Below is the text of the speech made by Sam Gyimah, the Minister of State for Universities, Science, Research and Innovation, on 22 February 2018.
I was in Bulgaria two weeks ago, speaking to EU science counterparts about Horizon 2020, our continued participation in that but also Framework Programme 9.
What struck me as a relatively new appointee is how respected and how valued our contribution is in our country in the European project but also science in general. And this is something I’m saying as a Member of Parliament, but also someone who has come in from the outside.
We need to do more to make the public appreciate not just how much we punch above our weight in terms of impact, but the breakthroughs that impact real lives with UK based science behind it.
This is why another visit I did was particularly interesting. I went to Imperial where I met Zeno the robot, a robot that could help with autism; there you could see scientific breakthrough, innovation and how it impacts real life.
Science is key to our future and our success.
The challenges we will face in the years to come – from clean growth and an aging population to the future of transport and the advancement of AI and robotics – will only be met by a concerted research and innovation effort as I’m sure you’re all aware.
These are global challenges and so we need to operate in a global marketplace; and that requires investment today, if we are going to get ahead of the curve and we should be ready to provide the goods and services that the whole world will want tomorrow.
That’s why we’ve put R&D at the heart of our Industrial Strategy committing to spend 2.4% of GDP on research by 2027 and initiating that with the biggest increase in public R&D funding for 40 years, which is something that we can be proud of as a country.
I think meetings like this just serve to underline how much of society science and technology touches.
I’ve mentioned Zeno the robot, and I appreciate the partnership between British and European researchers – Zeno came from just such a partnership.
That’s no novelty; The UK has long been an international scientific force.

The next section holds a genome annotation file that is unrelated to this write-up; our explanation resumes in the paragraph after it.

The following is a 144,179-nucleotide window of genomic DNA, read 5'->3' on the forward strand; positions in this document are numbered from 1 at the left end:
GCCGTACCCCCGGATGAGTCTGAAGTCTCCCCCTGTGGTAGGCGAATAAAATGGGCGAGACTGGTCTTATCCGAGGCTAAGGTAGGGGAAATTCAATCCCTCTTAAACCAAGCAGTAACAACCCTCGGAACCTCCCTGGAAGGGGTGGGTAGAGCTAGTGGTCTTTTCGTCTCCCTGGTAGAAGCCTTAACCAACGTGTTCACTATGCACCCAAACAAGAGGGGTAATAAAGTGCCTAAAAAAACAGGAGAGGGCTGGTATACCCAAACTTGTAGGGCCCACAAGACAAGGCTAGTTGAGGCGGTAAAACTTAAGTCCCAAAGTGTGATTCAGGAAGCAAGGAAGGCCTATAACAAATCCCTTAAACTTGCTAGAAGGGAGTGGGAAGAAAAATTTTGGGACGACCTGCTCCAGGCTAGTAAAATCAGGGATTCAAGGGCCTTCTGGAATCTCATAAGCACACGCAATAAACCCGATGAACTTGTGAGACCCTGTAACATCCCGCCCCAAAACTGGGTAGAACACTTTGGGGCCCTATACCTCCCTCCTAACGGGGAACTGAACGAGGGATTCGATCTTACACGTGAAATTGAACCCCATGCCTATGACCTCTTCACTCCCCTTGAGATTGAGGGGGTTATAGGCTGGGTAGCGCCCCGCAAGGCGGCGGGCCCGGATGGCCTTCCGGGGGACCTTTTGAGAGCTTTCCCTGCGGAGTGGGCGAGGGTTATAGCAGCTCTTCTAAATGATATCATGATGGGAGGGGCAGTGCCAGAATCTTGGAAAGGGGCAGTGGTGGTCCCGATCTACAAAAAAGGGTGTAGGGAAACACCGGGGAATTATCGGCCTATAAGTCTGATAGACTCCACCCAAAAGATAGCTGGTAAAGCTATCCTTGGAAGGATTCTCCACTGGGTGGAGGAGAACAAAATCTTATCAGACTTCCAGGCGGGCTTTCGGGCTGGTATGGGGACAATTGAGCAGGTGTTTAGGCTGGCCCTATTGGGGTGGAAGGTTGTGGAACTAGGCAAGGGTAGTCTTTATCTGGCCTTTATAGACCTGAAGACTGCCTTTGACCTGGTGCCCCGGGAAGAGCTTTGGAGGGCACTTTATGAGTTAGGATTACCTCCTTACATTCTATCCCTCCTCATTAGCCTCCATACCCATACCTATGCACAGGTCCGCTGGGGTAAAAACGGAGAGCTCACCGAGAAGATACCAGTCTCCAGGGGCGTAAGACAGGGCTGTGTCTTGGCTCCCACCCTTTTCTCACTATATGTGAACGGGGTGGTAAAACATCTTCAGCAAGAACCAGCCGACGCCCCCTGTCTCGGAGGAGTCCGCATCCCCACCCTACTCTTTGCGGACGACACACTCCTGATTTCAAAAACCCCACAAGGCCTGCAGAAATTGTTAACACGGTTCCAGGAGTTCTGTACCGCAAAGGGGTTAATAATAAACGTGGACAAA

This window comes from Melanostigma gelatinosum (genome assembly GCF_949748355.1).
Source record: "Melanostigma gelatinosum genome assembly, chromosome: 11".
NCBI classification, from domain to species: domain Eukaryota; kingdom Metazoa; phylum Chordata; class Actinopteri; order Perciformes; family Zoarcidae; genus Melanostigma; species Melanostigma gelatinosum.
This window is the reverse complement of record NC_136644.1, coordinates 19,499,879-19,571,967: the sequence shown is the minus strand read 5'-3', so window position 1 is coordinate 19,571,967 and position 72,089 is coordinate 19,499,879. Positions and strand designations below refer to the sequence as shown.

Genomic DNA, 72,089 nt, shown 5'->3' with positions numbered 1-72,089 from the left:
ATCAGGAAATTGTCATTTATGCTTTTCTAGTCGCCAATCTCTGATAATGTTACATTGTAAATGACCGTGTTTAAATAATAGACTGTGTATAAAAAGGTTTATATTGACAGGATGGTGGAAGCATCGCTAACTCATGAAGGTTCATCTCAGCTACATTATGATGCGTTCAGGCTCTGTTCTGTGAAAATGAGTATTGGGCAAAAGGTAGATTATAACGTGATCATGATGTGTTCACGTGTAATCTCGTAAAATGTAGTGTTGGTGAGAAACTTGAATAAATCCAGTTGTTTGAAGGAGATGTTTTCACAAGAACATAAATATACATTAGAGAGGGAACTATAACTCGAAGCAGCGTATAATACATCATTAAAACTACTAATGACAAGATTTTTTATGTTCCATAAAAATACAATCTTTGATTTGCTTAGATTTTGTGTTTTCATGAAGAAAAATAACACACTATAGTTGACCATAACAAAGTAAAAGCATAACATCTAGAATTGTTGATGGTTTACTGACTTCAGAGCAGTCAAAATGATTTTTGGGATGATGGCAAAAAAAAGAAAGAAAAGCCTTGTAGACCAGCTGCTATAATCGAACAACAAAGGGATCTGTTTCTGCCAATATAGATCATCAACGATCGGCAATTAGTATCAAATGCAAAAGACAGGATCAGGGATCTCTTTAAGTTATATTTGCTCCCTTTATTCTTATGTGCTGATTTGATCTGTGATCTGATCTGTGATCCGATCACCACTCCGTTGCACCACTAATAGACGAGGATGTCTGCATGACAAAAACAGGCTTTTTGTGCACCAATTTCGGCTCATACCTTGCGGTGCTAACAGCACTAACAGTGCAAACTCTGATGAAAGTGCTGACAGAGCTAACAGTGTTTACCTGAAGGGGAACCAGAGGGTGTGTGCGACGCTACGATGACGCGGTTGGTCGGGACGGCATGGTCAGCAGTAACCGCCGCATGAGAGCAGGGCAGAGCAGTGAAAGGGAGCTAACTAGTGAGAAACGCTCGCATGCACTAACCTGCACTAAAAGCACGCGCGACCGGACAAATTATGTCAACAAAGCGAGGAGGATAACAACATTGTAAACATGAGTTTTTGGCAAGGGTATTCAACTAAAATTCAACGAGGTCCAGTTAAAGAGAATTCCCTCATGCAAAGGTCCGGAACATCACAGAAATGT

Let’s take one specific metric. Many of you will already be aware of this but for me it’s a source of pride.
For argument’s sake, if you look at Nobel Prizes for Chemistry, British researchers and institutions have been involved in a three year winning streak. But we’ve been winning the prize on our own since 1904 and through collaboration since 1929.
By country of birth we have produced 95 Nobel Prize winners, a significant number of which were in the sciences and that’s before we consider those international researchers working within British institutions.
It’s true that we sit behind the United States on this but considering their population is nearly five times as big as ours it becomes clear just how good Blighty is at scientific research.
But we know that innovation doesn’t happen on its own; unless you’re Newton, ideas don’t just drop out of the sky.
The best ideas arise when the best minds are able to work together, collaborating within a stable, long-term framework. Over the years, an ever-growing number of Scientific Nobel Prizes have been awarded to international teams and to ideas which have been developed in multiple countries.
Sir William Ramsey’s 1904 Nobel Prize, for example, may have been awarded while he was working at UCL but his doctorate was earned in Germany.
We draw in proportionally more internationally mobile R&D than other large countries, with a total of 17% of UK R&D investment financed from abroad.
So it should be no surprise that, as time has gone by, the UK has developed some of its closest relationships with our European neighbours, supported by EU research funds.
Nor that we have attracted around 20% of grant funding awarded through the European Research Council, such is the quality of our work.
Since the start of the Horizon 2020 programme to September 2017, we have attracted more than two and a half billion euros in funding for our innovative universities and, under Horizon 2020, we are a top five collaboration partner for all EU27 countries.